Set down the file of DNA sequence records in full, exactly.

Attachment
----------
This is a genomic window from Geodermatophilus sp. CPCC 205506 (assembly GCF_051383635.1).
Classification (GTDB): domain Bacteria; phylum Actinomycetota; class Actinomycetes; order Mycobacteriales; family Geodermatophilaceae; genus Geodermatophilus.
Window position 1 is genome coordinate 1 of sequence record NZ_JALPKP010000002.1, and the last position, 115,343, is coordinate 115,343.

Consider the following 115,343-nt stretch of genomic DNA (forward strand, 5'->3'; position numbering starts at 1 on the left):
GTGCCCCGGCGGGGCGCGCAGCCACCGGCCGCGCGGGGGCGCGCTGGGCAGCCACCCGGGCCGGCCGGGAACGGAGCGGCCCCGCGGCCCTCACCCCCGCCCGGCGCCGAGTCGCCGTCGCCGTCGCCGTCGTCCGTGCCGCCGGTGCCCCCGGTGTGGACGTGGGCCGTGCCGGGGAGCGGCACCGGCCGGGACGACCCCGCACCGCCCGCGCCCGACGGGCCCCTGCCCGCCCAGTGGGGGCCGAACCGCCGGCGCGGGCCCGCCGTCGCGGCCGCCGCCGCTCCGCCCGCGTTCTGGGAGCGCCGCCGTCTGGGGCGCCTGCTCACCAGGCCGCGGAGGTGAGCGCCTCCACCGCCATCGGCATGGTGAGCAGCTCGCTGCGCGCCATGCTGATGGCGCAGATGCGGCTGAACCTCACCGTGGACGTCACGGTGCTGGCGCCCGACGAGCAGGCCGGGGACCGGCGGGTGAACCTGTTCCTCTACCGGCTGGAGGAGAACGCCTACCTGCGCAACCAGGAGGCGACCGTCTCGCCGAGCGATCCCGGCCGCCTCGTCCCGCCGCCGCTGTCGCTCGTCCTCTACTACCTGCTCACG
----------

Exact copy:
This is a genomic window from Geodermatophilus sp. CPCC 205506 (assembly GCF_051383635.1).
Classification (GTDB): domain Bacteria; phylum Actinomycetota; class Actinomycetes; order Mycobacteriales; family Geodermatophilaceae; genus Geodermatophilus.
Window position 1 is genome coordinate 1 of sequence record NZ_JALPKP010000002.1, and the last position, 115,343, is coordinate 115,343.

Consider the following 115,343-nt stretch of genomic DNA (forward strand, 5'->3'; position numbering starts at 1 on the left):
GTGCCCCGGCGGGGCGCGCAGCCACCGGCCGCGCGGGGGCGCGCTGGGCAGCCACCCGGGCCGGCCGGGAACGGAGCGGCCCCGCGGCCCTCACCCCCGCCCGGCGCCGAGTCGCCGTCGCCGTCGCCGTCGTCCGTGCCGCCGGTGCCCCCGGTGTGGACGTGGGCCGTGCCGGGGAGCGGCACCGGCCGGGACGACCCCGCACCGCCCGCGCCCGACGGGCCCCTGCCCGCCCAGTGGGGGCCGAACCGCCGGCGCGGGCCCGCCGTCGCGGCCGCCGCCGCTCCGCCCGCGTTCTGGGAGCGCCGCCGTCTGGGGCGCCTGCTCACCAGGCCGCGGAGGTGAGCGCCTCCACCGCCATCGGCATGGTGAGCAGCTCGCTGCGCGCCATGCTGATGGCGCAGATGCGGCTGAACCTCACCGTGGACGTCACGGTGCTGGCGCCCGACGAGCAGGCCGGGGACCGGCGGGTGAACCTGTTCCTCTACCGGCTGGAGGAGAACGCCTACCTGCGCAACCAGGAGGCGACCGTCTCGCCGAGCGATCCCGGCCGCCTCGTCCCGCCGCCGCTGTCGCTCGTCCTCTACTACCTGCTCACG